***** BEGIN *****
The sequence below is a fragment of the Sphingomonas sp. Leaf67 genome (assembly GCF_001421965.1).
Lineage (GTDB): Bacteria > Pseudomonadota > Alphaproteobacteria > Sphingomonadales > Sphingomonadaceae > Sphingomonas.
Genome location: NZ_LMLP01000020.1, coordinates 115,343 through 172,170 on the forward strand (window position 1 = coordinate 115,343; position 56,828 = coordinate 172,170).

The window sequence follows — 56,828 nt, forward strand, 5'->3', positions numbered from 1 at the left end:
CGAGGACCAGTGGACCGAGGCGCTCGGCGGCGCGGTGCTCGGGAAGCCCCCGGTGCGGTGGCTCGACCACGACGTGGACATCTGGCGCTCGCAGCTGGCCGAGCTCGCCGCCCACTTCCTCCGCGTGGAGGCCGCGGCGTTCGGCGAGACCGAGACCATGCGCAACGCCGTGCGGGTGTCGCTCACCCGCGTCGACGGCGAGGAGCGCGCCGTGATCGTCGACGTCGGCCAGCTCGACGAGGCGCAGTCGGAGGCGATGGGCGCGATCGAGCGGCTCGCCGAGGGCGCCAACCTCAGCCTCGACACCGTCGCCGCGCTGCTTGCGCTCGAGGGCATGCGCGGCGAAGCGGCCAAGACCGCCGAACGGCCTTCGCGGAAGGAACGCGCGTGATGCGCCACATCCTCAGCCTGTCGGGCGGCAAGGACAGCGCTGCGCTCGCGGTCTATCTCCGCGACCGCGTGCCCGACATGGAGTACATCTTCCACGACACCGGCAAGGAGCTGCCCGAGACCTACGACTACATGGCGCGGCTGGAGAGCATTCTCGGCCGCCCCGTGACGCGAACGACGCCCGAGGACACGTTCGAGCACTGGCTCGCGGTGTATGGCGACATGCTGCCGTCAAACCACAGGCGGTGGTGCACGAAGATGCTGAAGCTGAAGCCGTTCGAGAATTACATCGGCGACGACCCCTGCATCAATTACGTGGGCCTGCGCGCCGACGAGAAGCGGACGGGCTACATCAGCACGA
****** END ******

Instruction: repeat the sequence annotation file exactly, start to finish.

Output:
The sequence below is a fragment of the Sphingomonas sp. Leaf67 genome (assembly GCF_001421965.1).
Lineage (GTDB): Bacteria > Pseudomonadota > Alphaproteobacteria > Sphingomonadales > Sphingomonadaceae > Sphingomonas.
Genome location: NZ_LMLP01000020.1, coordinates 115,343 through 172,170 on the forward strand (window position 1 = coordinate 115,343; position 56,828 = coordinate 172,170).

The window sequence follows — 56,828 nt, forward strand, 5'->3', positions numbered from 1 at the left end:
CGAGGACCAGTGGACCGAGGCGCTCGGCGGCGCGGTGCTCGGGAAGCCCCCGGTGCGGTGGCTCGACCACGACGTGGACATCTGGCGCTCGCAGCTGGCCGAGCTCGCCGCCCACTTCCTCCGCGTGGAGGCCGCGGCGTTCGGCGAGACCGAGACCATGCGCAACGCCGTGCGGGTGTCGCTCACCCGCGTCGACGGCGAGGAGCGCGCCGTGATCGTCGACGTCGGCCAGCTCGACGAGGCGCAGTCGGAGGCGATGGGCGCGATCGAGCGGCTCGCCGAGGGCGCCAACCTCAGCCTCGACACCGTCGCCGCGCTGCTTGCGCTCGAGGGCATGCGCGGCGAAGCGGCCAAGACCGCCGAACGGCCTTCGCGGAAGGAACGCGCGTGATGCGCCACATCCTCAGCCTGTCGGGCGGCAAGGACAGCGCTGCGCTCGCGGTCTATCTCCGCGACCGCGTGCCCGACATGGAGTACATCTTCCACGACACCGGCAAGGAGCTGCCCGAGACCTACGACTACATGGCGCGGCTGGAGAGCATTCTCGGCCGCCCCGTGACGCGAACGACGCCCGAGGACACGTTCGAGCACTGGCTCGCGGTGTATGGCGACATGCTGCCGTCAAACCACAGGCGGTGGTGCACGAAGATGCTGAAGCTGAAGCCGTTCGAGAATTACATCGGCGACGACCCCTGCATCAATTACGTGGGCCTGCGCGCCGACGAGAAGCGGACGGGCTACATCAGCACGA